Essay: This is Unlearn Pavement

By Bobby Wintle. Photo by Jason Boucher.

It has existed for much time. Much more time than we are able to understand. This is Unlearn Pavement.

It was already here. Underneath. In the thick of the brush and trees. Where forgetting the busy becomes easy. Where only listening to your beating heart and deep breath in perfect rhythm matter. We just had to stop looking to find it. To stop pushing so hard. To let it show us all that we have paved over. It’s in those places, forgotten, that we begin to realize what we are made of. What we are made for.

Confusion stops. Clarity begins. The next vista or valley is all that is ahead. We are “unlearning.” It is about time.

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It’s 2 a.m. and my 1-year-old daughter Emory can’t get back to sleep. It’s become almost routine to load her up in the car and drive into the night until her cries turn into deep, calm breaths. It’s 2011 and we’re new to Stillwater, Oklahoma, and the surrounding area. My wife Crystal and I moved here to build and open a shop called District Bicycles and we haven’t had much time to venture out and explore, let alone ride our bicycles.

The car keeps driving west, and Emory is still wailing. Still in town the hills start to get bigger, steeper, and the road a bit rougher. Down a steep road a T comes into sight. Left or right. I choose left. Emory starts to let up. In the limited sight ahead of me illuminated by the headlights I’m not sure if I believe what I see. Rugged, steep, endless dirt roads and hills. The edge of town has immediately turned into a gravel mecca of roads never spoken about in the cycling world.

Was this happening? Would the roads get better the farther I drove? One mile in on these deep red roads and Emory finally falls asleep. It was time to turn back and tiptoe into our one-bedroom apartment walking ever so slowly as to not wake the ever-so-precious sleeping monster.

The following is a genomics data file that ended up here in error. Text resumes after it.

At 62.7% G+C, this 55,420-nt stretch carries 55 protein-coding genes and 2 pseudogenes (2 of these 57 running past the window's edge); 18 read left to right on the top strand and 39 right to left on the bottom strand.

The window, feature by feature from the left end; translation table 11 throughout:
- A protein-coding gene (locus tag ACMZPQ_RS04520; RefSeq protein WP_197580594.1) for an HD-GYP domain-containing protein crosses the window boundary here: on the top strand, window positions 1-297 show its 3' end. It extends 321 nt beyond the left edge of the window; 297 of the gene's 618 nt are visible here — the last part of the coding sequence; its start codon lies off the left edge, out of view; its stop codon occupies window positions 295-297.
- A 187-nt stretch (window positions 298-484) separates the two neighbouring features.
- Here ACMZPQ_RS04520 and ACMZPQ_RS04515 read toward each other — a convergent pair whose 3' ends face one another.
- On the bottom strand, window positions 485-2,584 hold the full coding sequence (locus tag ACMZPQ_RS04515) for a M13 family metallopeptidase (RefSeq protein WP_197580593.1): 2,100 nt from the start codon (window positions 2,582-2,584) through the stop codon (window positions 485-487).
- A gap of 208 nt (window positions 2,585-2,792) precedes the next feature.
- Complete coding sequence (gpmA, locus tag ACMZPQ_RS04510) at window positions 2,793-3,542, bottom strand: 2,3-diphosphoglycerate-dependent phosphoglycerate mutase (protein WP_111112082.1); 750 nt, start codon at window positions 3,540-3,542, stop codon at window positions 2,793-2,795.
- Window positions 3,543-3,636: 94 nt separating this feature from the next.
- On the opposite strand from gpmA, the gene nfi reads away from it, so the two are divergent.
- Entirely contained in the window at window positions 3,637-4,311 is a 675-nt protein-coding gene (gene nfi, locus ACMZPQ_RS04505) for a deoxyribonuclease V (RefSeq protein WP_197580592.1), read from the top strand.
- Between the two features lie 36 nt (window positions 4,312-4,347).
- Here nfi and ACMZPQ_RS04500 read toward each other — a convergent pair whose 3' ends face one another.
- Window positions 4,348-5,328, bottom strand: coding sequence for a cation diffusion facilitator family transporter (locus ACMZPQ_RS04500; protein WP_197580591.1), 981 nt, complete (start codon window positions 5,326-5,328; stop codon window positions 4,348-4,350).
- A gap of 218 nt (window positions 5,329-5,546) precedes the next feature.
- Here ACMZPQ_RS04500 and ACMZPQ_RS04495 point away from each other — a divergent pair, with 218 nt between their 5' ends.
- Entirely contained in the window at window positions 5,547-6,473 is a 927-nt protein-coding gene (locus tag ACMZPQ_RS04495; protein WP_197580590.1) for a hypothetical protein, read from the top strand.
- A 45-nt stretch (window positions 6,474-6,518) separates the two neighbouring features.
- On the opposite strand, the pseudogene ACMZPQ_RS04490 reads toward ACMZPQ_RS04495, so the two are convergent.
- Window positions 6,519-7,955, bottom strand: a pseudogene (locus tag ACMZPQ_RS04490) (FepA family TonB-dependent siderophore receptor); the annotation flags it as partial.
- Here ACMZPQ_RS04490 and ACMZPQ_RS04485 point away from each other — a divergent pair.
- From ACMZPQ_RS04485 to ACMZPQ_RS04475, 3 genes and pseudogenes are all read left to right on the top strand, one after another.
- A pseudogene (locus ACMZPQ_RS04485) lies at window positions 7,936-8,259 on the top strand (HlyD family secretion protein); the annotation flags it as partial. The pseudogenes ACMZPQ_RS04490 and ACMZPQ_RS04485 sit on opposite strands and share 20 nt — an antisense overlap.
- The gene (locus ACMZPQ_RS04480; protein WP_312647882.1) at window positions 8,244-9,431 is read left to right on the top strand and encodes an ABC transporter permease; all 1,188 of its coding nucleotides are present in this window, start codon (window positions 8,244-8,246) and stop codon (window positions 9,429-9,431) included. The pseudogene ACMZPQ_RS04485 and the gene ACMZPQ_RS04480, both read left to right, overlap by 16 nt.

The next morning I had no choice. I got on my bike and headed west.


The gravel and dirt roads southwest of Stillwater are a mix of sand, rock, red dirt and hills. This is where Land Run 100, our 100 mile gravel race, and the idea of Unlearn Pavement was born. When everything is taken away and only the core is exposed we have something very simple. Something that allows each person the opportunity to begin to find out who they really are, and what they are capable of. This is the heart of Unlearn Pavement.

The community here has been deeply affected by this idea that less is more. It has brought us together and given us a common thread among us to describe how each of us feel about the gravel and our time spent on it. Mile by mile, pedal by pedal, we are unlearning. We are understanding that nothing is more important than the relationships around us, the way we interact with our surroundings and environment, and experiencing all of that on a bicycle.

Riding on gravel is where this idea was born and where it continues to grow and take on its own identity. Unlearn Pavement is a time, a place, a moment experienced through the understanding that nothing under this blazing sun is new. Sometimes it is better to take away rather than to add. Getting back to the very reason of what attracted each of us to riding a bicycle is what is most important. Everything else is filler.

Go get lost on your bike. Find something worth your attention. Find yourself and your limits that you never knew existed. Welcome to Unlearn Pavement.

Share what Unlearn Pavement means to you with the hashtag #unlearnpavement on social media. Find Bobby on Instagram at Unlearn Pavement



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